Which Dr Who?

Aside

Last night I was one of the millions who turned on for the fiftieth anniversary episode of Dr Who, and tuned out the world.  For seventy-five minutes I was lost in story.  Yes, I’m a fan, have been as long as I can remember.

From, 'The Guardian' 18/11/2013

From, ‘The Guardian’ 18/11/2013

What’s not to love about the idea of time travel, in a box that is bigger on the inside than the outside can contain?  Even without a quirky character in control it’s the stuff of dreams.  Throw in a main character who shape shifts, just after we’ve settled into the idea that this is how he is, and I’m hooked.

I do miss the old Doctors, all of them, and most of their companions too.  I like to think they had more adventures than we saw on the tv, or heard on the radio, but I’m glad that there’s a turn-over in personalities.  This seems like a variation on the oral tradition of story, where tellers remould their material to suit each audience, reflecting the concerns and circumstances of the day in their approach and content.  In this way, stories stayed fresh.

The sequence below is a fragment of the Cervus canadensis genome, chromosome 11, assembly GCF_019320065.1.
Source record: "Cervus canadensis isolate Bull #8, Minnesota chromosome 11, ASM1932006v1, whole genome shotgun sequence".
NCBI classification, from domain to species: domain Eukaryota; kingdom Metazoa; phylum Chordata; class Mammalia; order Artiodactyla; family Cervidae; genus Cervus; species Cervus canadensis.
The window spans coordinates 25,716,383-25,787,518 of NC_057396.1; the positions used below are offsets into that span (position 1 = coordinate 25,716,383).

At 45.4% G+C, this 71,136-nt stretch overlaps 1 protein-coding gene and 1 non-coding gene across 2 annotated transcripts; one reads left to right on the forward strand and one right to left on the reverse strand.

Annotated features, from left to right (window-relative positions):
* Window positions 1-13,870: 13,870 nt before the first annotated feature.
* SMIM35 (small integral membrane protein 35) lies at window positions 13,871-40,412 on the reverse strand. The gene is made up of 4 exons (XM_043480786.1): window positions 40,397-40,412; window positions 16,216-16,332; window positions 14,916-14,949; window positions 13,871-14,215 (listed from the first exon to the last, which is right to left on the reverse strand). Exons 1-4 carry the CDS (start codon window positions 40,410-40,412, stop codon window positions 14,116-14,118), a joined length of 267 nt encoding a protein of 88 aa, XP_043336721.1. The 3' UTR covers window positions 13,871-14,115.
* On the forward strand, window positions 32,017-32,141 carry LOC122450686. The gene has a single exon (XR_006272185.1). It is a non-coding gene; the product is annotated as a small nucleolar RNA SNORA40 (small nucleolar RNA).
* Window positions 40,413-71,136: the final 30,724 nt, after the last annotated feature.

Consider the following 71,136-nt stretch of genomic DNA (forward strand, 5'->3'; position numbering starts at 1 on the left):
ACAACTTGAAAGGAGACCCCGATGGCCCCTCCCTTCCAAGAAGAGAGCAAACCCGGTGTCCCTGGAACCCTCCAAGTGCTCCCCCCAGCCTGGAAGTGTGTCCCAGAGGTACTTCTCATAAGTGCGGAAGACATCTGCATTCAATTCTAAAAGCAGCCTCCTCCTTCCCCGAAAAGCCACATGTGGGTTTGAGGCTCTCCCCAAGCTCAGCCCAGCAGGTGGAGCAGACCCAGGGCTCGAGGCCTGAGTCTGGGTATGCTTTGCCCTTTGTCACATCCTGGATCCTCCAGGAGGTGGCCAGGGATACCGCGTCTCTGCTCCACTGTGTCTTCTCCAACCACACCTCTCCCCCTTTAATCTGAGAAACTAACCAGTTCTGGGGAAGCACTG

Cinderella, for instance has been losing and finding her shoe for more than two thousand years.  Versions of her story have been found across the globe in some of the earliest writings of various civilizations.  But here’s the rub: for most of us, despite the various writers who’ve reworked the story during the past hundred and fifty years or so, Cinderella remains held in the 1697 limbo that Charles Perrault created when he set her inside the pages of his Fairy Tales from Past Times with Morals.